Not made of things which do appear. As to this clause, all interpreters seem to me to have been mistaken; and the mistake has arisen from separating the preposition from the participle phainomenon. They give this rendering, |So that visible things were made from things which do not appear.| But from such words hardly any sense can be elicited, at least a very jejune sense; and further, the text does not admit of such a meaning, for then the words must have been, ek me phainomenon: but the order adopted by the Apostle is different. If, then, the words were rendered literally, the meaning would be as follows, -- |So that they became the visible of things not visible,| or, not apparent. Thus the preposition would be joined to the participle to which it belongs. Besides, the words would then contain a very important truth, -- that we have in this visible world, a conspicuous image of God; and thus the same truth is taught here, as in Romans 1:20, where it is said, that the invisible things of God are made known to us by the creation of the world, they being seen in his works. God has given us, throughout the whole framework of this world, clear evidences of his eternal wisdom, goodness, and power; and though he is in himself invisible, he in a manner becomes visible to us in his works.

Correctly then is this world called the mirror of divinity; not that there is sufficient clearness for man to gain a full knowledge of God, by looking at the world, but that he has thus so far revealed himself, that the ignorance of the ungodly is without excuse. Now the faithful, to whom he has given eyes, see sparks of his glory, as it were, glittering in every created thing. The world was no doubt made, that it might be the theater of the divine glory.

4. By faith Abel offered, etc. The Apostle's object in this chapter is to show, that however excellent were the works of the saints, it was from faith they derived their value, their worthiness, and all their excellences; and hence follows what he has already intimated, that the fathers pleased God by faith alone.

Now he commends faith here on two accounts, -- it renders obedience to God, for it attempts and undertakes nothing, but what is according to the rule of God's word, -- and it relies on God's promises, and thus it gains the value and worth which belongs to works from his grace alone. Hence, wherever the word faith is found in this chapter, we must bear in mind, that the Apostle speaks of it, in order that the Jews might regard no other rule than God's word, and might also depend alone on his promises.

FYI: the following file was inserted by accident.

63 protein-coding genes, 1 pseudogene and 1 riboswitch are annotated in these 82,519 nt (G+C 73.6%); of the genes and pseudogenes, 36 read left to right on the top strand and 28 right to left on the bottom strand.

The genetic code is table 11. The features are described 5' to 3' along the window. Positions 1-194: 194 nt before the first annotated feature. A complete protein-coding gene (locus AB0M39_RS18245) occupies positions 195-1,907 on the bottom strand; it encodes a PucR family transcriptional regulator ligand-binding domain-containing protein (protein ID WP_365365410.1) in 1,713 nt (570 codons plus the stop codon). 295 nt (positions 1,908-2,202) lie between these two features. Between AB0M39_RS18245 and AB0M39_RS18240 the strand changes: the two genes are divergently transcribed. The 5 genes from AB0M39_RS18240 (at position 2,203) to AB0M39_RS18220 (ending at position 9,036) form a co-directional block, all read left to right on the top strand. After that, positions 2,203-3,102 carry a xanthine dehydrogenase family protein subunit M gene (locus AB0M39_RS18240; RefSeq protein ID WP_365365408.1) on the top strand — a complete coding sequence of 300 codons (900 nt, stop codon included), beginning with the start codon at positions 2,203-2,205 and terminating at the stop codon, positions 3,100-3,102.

He says, first, that Abel's sacrifice was for no other reason preferable to that of his brother, except that it was sanctified by faith: for surely the fat of brute animals did not smell so sweetly, that it could, by its odor, pacify God. The Scripture indeed shows plainly, why God accepted his sacrifice, for Moses's words are these, |God had respect to Abel, and to his gifts.| It is hence obvious to conclude, that his sacrifice was accepted, because he himself was graciously accepted. But how did he obtain this favor, except that his heart was purified by faith.

God testifying, etc. He confirms what I have already stated, that no works, coming from us can please God, until we ourselves are received into favor, or to speak more briefly, that no works are deemed just before God, but those of a just man: for he reasons thus, -- God bore a testimony to Abel's gifts; then he had obtained the praise of being just before God.

This doctrine is useful, and ought especially to be noticed, as we are not easily convinced of its truth; for when in any work, anything splendid appears, we are immediately rapt in admiration, and we think that it cannot possibly be disapproved of by God: but God, who regards only the inward purity of the heart, heeds not the outward masks of works. Let us then learn, that no right or good work can proceed from us, until we are justified before God.

By it he being dead, etc. To faith he also ascribes this, -- that God testified that Abel was no less the object of his care after his death, than during his life: for when he says, that though dead, he still speaketh, he means, as Moses tells us, that God was moved by his violent death to take vengeance. When, therefore, Abel or his blood is said to speak, the words are to be understood figuratively. It was yet a singular evidence of God's love towards him, that he had a care for him when he was dead; and it hence appears, that he was one of God's saints, whose death is precious to him.